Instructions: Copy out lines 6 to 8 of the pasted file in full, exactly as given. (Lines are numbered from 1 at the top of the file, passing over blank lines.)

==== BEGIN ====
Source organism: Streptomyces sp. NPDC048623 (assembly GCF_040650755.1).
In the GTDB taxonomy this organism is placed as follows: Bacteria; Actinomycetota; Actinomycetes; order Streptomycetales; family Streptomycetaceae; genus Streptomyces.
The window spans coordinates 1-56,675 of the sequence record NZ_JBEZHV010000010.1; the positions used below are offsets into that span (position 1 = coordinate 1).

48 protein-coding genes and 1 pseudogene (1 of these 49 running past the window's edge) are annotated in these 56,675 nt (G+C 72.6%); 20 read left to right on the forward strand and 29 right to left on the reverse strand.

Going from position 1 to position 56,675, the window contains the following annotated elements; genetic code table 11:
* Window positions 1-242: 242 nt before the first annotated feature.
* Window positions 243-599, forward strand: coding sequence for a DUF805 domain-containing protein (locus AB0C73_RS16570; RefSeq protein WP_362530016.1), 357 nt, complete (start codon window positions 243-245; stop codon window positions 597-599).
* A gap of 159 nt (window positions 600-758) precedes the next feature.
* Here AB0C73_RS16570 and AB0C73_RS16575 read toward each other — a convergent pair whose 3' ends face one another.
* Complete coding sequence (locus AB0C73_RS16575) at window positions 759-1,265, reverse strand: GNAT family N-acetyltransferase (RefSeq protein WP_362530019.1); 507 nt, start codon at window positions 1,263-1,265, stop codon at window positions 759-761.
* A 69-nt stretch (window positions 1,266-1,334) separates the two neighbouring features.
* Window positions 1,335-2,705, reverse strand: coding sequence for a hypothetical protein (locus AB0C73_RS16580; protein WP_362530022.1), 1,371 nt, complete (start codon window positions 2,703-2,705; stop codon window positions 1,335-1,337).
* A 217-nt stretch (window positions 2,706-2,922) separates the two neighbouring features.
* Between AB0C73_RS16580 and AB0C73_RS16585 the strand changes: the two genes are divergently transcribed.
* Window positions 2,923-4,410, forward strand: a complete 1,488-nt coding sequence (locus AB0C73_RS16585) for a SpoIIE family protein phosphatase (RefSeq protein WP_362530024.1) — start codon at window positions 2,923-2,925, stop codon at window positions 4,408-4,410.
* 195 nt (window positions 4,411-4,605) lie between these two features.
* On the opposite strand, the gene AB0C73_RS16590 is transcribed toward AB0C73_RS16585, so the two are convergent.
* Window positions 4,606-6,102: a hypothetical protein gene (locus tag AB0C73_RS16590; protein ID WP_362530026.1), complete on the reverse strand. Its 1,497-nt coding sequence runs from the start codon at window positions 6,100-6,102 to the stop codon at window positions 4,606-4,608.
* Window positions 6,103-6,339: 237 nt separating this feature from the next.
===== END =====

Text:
* Window positions 1-242: 242 nt before the first annotated feature.
* Window positions 243-599, forward strand: coding sequence for a DUF805 domain-containing protein (locus AB0C73_RS16570; RefSeq protein WP_362530016.1), 357 nt, complete (start codon window positions 243-245; stop codon window positions 597-599).
* A gap of 159 nt (window positions 600-758) precedes the next feature.